Drumming and dancing: A village ritual, for the fun of it
SAVOONGA — The shopworn city building in one of the westernmost communities on Earth transforms every Sunday night into a place for dancers and drummers of all ages who let loose to songs old and new.
This Yupik dancing doesn't happen at a special ceremony or festival. It's not put on by the school — though that happens too on St. Lawrence Island. No one wears beaded headdresses or fancy boots or even qipaghaqs, the snow dresses similar to kuspuks. No one is selling anything. There's no set program or designated song leader.
It's Eskimo dancing by Savoonga people for Savoonga people, for the joy and fun of it. It's a way to keep hold of culture, to celebrate what they have always had even as the world around them changes fast.
In the city building that also serves as the community bingo hall several times a week, a Yupik jam session consumes a cloudy April night. It's time for atuq, as drumming is called in St. Lawrence Island Yupik.
Young children dash between moms, uncles and aunties, then dance a bit too. Any of the drummers can lead a song and anyone can get up and dance, whenever they like.
"When it comes to mind, just sing it," said Larry Kava, who is 76, not quite an elder, and one of the drummers of Savoonga Singers and Dancers.
Drummers use old-style drums made of membranes from walrus stomachs stretched tight across wood bent into shape. Some were made by high school shop students and are kept secured in the tribal building when not in use. Drummers keep spray bottles at their sides and mist drums throughout the night to keep the membrane from tearing. They strike them from underneath, the drumming style of Northwest Alaska.
Sometimes a woman or man will dance alone. A teacher who is non-Native dances too, in bunny boots and a hoodie with snow goggles pushed up on her forehead for the trip home. People wear jeans and leggings, tennis shoes and puffy coats.
Some dancers face the drummers and others, as in a performance, face the small audience. They are trying to find their spot in a small space.
"All the songs are memorized, not written," Kava said later. "We start with the songs that anybody can dance, anyway they want." The night goes on. The drummers and dancers get more in sync.
"Women dance gracefully and men dance vigorously," Kava said, describing the tradition in which women keep their feet in place and men stomp it out. In Southwest Alaska, men dance sitting or kneeling, but in the north, they stand.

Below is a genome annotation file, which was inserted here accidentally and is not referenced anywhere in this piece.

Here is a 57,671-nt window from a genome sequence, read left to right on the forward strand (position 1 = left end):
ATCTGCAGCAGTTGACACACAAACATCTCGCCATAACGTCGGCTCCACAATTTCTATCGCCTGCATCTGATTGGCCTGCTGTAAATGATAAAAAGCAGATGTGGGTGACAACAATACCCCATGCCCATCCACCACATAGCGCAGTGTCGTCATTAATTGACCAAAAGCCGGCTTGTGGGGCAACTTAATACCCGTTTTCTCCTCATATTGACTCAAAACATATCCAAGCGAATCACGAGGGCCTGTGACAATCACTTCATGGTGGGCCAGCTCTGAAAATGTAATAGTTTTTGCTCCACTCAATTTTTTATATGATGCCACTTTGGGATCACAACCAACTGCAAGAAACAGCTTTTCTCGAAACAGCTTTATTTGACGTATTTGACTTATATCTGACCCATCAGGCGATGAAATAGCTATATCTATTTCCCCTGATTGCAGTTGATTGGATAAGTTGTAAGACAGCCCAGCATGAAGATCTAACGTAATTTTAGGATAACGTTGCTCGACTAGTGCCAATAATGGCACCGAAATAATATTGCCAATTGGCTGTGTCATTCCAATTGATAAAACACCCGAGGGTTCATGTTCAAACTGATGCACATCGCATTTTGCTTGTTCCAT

Scripted, motion dances begin, telling stories old and new, of a walrus hunt and a man drinking his first cup of coffee, of military drills and slushy seas.
"Everything is my favorite," said Rosina Toolie, 29, who has been dancing as long as she can remember.
They sing in St. Lawrence Island Yupik, the Yupik of Siberia, different from the dialect of Southwest Alaska. Some songs are from Russia. Some go way back, to before the Cold War, when people traveled by small boat back and forth from Siberia to the island. Lately, visits and cultural exchanges have brought new Russian songs to the island.
Usually drummers are men, but some women pick it up too.
Britany Kava, a young drummer, said her late grandfather drummed and danced and it made her want to do the same. She sets up and cleans up — and drums and dances.
"To keep my culture going, my tradition going. Don't want these younger kids to forget our tradition, to lose our language," Britany said.
Sivoy Miklahook, another of the drummers, volunteers at the school teaching drumming, to make sure the children learn.
It's a school night, so things started winding down a bit after 10 p.m. Otherwise they'd be going until 2 or 3 a.m., Larry Kava said.
Some older dancers have been saving their energy. Now it is time. Kava takes to the floor with his wife, Theresa. A young couple dances alongside them. Some people start recording on their smartphones.
It's the dance of ravens, of birds on thin ice. Each couple's hands come together. Drummers beat as one. Singers hit one final, loud note. The dancers give each other quick smiles. The crowd claps.
"It's our tradition," Larry Kava said. "We don't want to forget it."